EALÁT is a Reindeer Herders Vulnerability Network Study and is a project that examines reindeer pastoralism in the light of climate change. On the EALÁT site you will find background information about the project, presentations by Ealát researchers, details of the various work packages, lots of news related to the project, a wide variety of photo galleries, web video pages and more. Ealát is Sámi word with a multi layered meaning. Ealát signifies ‘Pasture’, but related words Eallu means ‘Herd’ while Eallin means ‘Life’ in the Sámi language. The primary research institution in EALÁT is the Sámi University College-Nordic Sámi Institute (SUC-NSI). A wide number of other research institutions are involved in the project, along with the Association of World Reindeer Herders(WRH) and the International Centre for Reindeer Husbandry. All these bodies are located in the heart of the Sámi region, Guovdageaidnu-Kautokeino, Norway.
EALÁT focuses on the adaptive capacity of reindeer pastoralism to climate variability and change and, in particular, on the integration of reindeer herders’ knowledge in the study and analysis of their ability to adapt to environmental variability and change. The Ealát project is Project Number 399 in the International Polar Year Scheme.
Reindeer pastoralism, ancient in origin in all its forms, represents models in the sustainable exploitation and management of northern terrestrial ecosystems that is based on generations of experience accumulated, conserved, developed and adapted to the climatic and political/economic systems of the north. Reindeer herders’ traditional knowledge needs to be documented now before much of their understanding is lost owing to the societal/cultural transformations associated with globalisation.
Reindeer have major cultural and economic significance for indigenous peoples of the North. The human-ecological systems in the North, like reindeer pastoralism, are sensitive to change, perhaps more than in virtually any other region of the globe, due in part to the variability of the Arctic climate and the characteristic ways of life of indigenous Arctic peoples. High sensitivity not withstanding, little is known about the vulnerability of such systems to change. Understanding and measuring vulnerability requires assessment of systems’ ability to adapt to impact and the extent to which freedom to adapt is constrained. The EALÁT-Network study will therefore also examine the current state and changes of the polar environment (IPY theme 1 and 2). It will explore (i) the influence of climate variability and change on reindeer, reindeer pastoralism and herding societies and (ii) the extent to which institutions and governance constrain, or create opportunities in, herders’ ability to cope with and to adapt to the effects of climate change. In addition, because many key institutions, markets, and governance affecting reindeer herders are based outside the Arctic, there are societal polar-global linkages and biogeochemical linkages superimposed upon the climate system (IPY theme 3). The limits of the adaptive capacity of reindeer pastoralism must be defined, documented and explored together with the potential role of herders’ traditional understanding of, and techniques for, reducing their vulnerability for the effects of climate change.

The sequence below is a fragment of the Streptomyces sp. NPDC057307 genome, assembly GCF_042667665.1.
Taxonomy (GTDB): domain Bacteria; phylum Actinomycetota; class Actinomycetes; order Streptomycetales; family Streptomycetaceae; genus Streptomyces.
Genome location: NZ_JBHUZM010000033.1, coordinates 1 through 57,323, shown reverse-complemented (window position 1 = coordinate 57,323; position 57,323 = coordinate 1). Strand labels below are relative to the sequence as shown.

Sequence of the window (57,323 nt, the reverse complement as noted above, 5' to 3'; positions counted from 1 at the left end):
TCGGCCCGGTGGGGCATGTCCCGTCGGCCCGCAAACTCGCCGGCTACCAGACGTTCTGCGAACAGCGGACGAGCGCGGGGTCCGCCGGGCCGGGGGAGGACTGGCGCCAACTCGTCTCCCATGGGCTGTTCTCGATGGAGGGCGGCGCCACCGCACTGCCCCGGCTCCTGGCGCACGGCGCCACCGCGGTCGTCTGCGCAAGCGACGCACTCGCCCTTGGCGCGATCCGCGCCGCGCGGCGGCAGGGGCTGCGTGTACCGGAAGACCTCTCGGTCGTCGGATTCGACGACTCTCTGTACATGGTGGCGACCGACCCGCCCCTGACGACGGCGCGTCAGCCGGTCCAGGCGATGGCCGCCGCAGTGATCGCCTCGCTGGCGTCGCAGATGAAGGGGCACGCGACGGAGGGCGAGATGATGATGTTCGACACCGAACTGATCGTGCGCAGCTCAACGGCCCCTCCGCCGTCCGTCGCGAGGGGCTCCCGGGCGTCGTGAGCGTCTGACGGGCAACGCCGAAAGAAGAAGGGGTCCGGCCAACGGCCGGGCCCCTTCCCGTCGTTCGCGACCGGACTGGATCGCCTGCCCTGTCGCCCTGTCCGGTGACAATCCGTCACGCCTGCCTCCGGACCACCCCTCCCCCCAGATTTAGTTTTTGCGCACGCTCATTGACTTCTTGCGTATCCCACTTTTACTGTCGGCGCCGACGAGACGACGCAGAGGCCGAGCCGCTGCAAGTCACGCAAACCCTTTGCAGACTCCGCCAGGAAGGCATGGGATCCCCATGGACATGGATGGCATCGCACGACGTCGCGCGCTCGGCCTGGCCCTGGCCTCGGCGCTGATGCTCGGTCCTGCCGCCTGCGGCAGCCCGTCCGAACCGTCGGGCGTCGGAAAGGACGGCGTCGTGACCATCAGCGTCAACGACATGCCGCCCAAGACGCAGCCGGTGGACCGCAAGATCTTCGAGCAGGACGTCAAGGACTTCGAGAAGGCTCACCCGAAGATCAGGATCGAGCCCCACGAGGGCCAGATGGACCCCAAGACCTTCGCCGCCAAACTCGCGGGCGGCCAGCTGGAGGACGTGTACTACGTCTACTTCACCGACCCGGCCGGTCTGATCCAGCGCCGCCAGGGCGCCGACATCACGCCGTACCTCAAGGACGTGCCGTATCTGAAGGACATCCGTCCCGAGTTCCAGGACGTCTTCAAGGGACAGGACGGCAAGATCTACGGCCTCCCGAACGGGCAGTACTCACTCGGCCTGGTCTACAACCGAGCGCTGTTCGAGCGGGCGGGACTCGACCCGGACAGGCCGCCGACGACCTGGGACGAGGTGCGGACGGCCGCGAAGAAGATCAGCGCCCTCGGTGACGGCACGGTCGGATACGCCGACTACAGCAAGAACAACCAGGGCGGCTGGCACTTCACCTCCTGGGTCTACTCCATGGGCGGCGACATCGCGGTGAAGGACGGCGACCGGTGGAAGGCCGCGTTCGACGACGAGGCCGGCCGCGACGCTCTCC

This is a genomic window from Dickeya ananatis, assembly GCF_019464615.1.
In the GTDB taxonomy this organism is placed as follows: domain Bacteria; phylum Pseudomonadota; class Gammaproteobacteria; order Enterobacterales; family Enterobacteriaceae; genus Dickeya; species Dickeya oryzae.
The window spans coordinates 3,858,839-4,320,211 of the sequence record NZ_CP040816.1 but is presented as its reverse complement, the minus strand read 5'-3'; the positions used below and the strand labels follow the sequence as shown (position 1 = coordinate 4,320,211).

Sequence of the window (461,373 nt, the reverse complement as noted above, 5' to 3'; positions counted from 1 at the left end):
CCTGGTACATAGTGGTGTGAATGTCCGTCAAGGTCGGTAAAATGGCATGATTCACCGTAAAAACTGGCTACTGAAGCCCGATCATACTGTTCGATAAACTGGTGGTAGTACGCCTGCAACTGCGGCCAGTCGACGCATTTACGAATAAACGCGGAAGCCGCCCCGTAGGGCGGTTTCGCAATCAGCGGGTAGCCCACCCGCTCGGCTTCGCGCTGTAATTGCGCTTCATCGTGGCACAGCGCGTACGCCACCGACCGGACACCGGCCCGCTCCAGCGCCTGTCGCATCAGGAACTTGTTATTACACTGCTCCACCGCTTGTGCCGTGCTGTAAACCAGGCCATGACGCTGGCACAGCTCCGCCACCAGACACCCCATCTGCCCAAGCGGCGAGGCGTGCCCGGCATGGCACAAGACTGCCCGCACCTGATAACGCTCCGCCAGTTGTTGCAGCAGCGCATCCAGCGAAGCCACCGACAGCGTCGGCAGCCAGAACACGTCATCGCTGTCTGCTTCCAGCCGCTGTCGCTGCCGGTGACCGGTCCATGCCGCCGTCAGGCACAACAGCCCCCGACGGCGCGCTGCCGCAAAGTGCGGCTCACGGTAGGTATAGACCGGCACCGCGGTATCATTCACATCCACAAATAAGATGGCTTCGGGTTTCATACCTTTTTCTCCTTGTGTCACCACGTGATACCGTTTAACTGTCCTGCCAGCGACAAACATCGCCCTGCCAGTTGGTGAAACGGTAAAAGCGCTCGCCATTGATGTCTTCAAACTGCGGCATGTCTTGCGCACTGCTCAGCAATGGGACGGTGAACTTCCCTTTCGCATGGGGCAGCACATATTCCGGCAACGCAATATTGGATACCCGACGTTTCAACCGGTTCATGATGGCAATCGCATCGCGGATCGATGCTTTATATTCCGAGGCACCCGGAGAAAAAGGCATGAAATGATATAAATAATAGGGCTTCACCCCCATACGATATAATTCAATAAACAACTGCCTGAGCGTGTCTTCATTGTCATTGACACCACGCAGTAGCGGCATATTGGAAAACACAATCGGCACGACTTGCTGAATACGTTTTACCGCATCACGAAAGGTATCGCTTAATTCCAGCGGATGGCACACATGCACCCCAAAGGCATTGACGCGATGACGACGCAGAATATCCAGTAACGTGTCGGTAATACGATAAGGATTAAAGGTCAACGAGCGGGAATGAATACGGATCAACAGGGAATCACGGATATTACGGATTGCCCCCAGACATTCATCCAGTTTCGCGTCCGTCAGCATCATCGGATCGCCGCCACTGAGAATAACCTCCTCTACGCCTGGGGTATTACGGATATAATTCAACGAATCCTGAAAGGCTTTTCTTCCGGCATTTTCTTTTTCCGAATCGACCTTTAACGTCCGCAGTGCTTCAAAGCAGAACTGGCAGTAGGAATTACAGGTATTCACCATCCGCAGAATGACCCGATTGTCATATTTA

We believe that valuing traditional and scientific knowledge equally and, hence, integrating herders’ experience and competence within the scientific method, will enable us to contribute towards reducing the vulnerability of reindeer husbandry to the effects of climate change. Local effects of warming of the global climate during the next 30 to 50 years are likely to be pronounced over reindeer pastures in the north. The EALÁT-Network study will adopt a multicultural approach in a multidisciplinary field that includes monitoring, research, outreach and communication.
The IPY EALÁT-Network study is an interdisciplinary, intercultural study that will assess the vulnerability of reindeer herding, a coupled human-ecological system, to change in key aspects of the natural and human environments, actively involving reindeer herders, linguists, lawyers, anthropologists, biologists, geographers, economists, philosophers (the ethical dimension) as well as indigenous institutions and organisations, relevant industrial enterprises and management authorities. EALÁT focuses on the adaptive capacity of reindeer pastoralism to climate variability and change and, in particular, on the integration of reindeer herders’ knowledge in the study and analysis of their ability to adapt to environmental variability and change. The Ealát project is Project Number 399 in the International Polar Year Scheme and has been endorsed by the Arctic Council.
This project has reached its completion and final publications, dissertations and realted outputs are now underway.